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The LinkUp Blog The Industry's Best-Kept Secret

July 18, 2008 / Toby Dayton

The Rise Of Multimedia Or Why I Get My Ass Kicked Playing Call of Duty 4 on XBox Live

It seems that more and more stories are popping up about the value of multimedia, multi-channel advertising strategies. The most recent was a study by Integrated Media Measurement which found, not surprisingly given both the source and the topic being studied, that advertising on more than one media platform increased the effectiveness of the campaign (see the June 24th press release from IMMI). Being a part of a company whose value proposition is founded on that principle, these stories are always both rewarding and amusing to read. They are obviously rewarding because they further validate JobDig’s business model based on delivering recruitment advertising solutions to employers that truly incorporate print, the web (web ads plus digital media such as podcasts, email, digital newsletters, etc.), radio, and TV.

But these stories are also amusing for many reasons. First, the value of real multimedia, multi-channel, multi-platform media and advertising is so obvious. I am not talking about the fake, weak, or silly attempts that so many media companies and ad agencies have tried over the years, but the legitimate cross-platform integration that has always existed in various forms (at least for the past few decades) but is becoming more and more prevalent every day. It’s like reading about a comprehensive, multi-million dollar study that proves that exercise and smart eating habits are good for you. They have to be done and people need the hard proof, but they always run the risk of being somewhat pointless.

Secondly, the pathetic attempts that some media companies and ad agencies make in how they construct multi-channel campaigns and media offerings are a mockery. There are plenty of solid solutions that do truly qualify, but there are even more that are worthy of scorn and derision. It is these shallow, misguided, and completely flawed assemblies that justifiably generate skepticism and make it both akward and challenging for people to talk about the power of multimedia and cross-platform content and advertising delivery. It’s like the humorous scene from “In Good Company” when the CEO of the media behemoth gives his ridiculous speech to the newly acquired sports magazine about the cross-platform integration he envisions, complete with his silly handshake gesture. The charade is revealed when a befuddled Dennis Quaid asks why a reader of a Sports Illustrated type magazine would want to see content and advertising about computers and technology.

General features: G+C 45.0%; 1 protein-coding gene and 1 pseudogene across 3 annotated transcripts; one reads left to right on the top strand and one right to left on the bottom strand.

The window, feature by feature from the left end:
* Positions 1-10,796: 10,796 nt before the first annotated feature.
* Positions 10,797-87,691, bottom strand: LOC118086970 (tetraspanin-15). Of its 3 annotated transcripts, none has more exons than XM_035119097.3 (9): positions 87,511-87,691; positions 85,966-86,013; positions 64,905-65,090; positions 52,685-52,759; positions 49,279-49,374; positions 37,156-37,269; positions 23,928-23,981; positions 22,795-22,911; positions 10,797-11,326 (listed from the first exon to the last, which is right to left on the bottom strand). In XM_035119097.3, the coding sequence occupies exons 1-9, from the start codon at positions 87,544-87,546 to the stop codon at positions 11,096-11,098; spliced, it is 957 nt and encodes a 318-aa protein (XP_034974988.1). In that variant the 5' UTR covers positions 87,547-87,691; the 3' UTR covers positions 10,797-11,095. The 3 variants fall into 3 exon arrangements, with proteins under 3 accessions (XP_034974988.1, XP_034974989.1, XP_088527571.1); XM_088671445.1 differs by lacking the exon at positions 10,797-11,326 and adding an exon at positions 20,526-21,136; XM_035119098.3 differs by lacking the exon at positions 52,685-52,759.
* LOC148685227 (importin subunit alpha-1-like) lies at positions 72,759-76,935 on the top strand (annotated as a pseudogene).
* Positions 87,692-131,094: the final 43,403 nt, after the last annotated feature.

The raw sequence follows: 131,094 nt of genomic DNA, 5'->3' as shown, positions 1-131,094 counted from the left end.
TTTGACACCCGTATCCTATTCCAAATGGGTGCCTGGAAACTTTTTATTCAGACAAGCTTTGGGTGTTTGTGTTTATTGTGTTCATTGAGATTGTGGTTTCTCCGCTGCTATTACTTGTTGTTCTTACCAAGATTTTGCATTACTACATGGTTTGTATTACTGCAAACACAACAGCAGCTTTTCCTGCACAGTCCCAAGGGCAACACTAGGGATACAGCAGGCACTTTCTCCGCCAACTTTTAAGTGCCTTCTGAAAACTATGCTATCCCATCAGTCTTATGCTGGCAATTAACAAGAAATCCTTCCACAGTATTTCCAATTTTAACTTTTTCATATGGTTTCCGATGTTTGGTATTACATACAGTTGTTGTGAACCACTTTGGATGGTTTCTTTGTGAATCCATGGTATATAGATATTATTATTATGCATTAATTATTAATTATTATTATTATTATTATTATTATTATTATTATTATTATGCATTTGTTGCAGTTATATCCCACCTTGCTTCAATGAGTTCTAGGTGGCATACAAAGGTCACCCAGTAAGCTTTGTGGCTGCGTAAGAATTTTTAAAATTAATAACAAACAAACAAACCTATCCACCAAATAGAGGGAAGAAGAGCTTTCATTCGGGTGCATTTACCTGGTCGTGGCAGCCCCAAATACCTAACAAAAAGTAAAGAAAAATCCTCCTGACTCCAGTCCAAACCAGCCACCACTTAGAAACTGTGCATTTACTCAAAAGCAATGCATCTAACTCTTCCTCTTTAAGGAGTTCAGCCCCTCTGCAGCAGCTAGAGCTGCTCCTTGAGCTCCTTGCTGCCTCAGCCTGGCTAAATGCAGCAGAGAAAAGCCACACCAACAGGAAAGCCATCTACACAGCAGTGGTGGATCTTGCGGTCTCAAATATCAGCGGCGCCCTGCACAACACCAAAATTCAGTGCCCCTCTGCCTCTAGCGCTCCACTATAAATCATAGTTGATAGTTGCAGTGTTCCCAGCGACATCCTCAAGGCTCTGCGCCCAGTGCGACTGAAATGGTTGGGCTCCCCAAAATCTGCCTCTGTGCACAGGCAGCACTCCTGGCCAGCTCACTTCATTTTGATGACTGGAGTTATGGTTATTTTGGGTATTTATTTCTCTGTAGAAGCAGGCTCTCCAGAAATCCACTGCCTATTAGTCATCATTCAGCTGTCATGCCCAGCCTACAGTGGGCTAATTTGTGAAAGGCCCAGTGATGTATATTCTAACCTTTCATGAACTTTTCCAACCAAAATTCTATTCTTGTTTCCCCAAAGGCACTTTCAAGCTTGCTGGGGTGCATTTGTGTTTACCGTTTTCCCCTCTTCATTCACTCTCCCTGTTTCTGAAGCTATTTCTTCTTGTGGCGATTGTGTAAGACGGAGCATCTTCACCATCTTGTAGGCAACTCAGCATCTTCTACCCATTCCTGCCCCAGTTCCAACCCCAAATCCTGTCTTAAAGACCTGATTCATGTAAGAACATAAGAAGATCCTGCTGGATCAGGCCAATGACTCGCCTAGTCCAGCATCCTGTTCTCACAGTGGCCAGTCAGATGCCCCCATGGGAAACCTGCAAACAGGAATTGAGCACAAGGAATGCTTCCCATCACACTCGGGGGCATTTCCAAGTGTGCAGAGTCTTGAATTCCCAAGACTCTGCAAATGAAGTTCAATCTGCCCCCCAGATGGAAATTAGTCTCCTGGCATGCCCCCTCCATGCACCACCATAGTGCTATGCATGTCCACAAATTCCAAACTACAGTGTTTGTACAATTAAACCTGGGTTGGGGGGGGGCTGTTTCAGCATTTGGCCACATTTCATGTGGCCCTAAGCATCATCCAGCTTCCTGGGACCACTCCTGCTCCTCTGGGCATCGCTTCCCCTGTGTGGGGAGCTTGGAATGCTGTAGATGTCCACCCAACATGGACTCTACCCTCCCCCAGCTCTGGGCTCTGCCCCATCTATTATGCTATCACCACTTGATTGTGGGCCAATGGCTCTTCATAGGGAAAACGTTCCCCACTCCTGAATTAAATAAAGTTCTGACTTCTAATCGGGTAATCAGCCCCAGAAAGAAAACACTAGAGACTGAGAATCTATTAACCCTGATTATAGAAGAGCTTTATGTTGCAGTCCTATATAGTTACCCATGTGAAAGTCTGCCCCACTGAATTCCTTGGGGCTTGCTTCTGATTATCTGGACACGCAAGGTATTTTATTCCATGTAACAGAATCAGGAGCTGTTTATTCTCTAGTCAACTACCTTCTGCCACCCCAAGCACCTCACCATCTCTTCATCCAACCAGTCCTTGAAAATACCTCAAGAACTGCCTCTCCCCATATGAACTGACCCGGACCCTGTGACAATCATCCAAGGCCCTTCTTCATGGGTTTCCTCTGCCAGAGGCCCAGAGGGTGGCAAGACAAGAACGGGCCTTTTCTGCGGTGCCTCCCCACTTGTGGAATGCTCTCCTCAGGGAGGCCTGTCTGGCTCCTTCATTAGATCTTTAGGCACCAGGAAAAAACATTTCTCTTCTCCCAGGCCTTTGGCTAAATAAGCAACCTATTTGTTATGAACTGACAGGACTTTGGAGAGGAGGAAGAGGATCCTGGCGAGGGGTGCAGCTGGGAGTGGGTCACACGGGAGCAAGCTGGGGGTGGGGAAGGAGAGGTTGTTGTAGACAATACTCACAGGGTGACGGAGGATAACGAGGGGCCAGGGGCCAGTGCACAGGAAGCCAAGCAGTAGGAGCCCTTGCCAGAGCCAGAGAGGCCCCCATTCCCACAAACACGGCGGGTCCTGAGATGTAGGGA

But as Dave Morgan points out in a good piece from May, the world is not only different today, but changing at an increasingly rapid pace (trite and obvious, but true nevertheless). What is missing from his list of reasons why multi-media is becoming more and more ‘real’ is the basic fact that newer media companies and ad agencies (at least the ones who ‘get it’ – a phrase I hate to use but it does, on occasion, apply) have been born into today’s world. It’s the same reason why I get my ass kicked every time I play Call of Duty 4 on XBox live – I grew up with Intellivision and the original Nintendo. New media companies today have never known anything but how things can, should, and must integrate today. JobDig, for example, was founded just 7 years ago and from day 1 we have built, integrated, sold, and distributed content and advertising across multiple platforms. We never had to adapt, transition, change, or fumble through the mis-steps that have derailed so many media companies that try to mash together disparate parts to create a cohesive whole. We’ve never known anything but what we do today and there have never been internal struggles or battles among various fiefdoms and competing platforms. We’ve certainly had our issues to overcome, like any start-up, and there are constantly new technologies and media forms to understand and integrate (social media, for example), but new media companies today inherently possess a different mind-set and perception of the world than their older counterparts. And it is that unique perspective that gives them an advantage in today’s media landscape.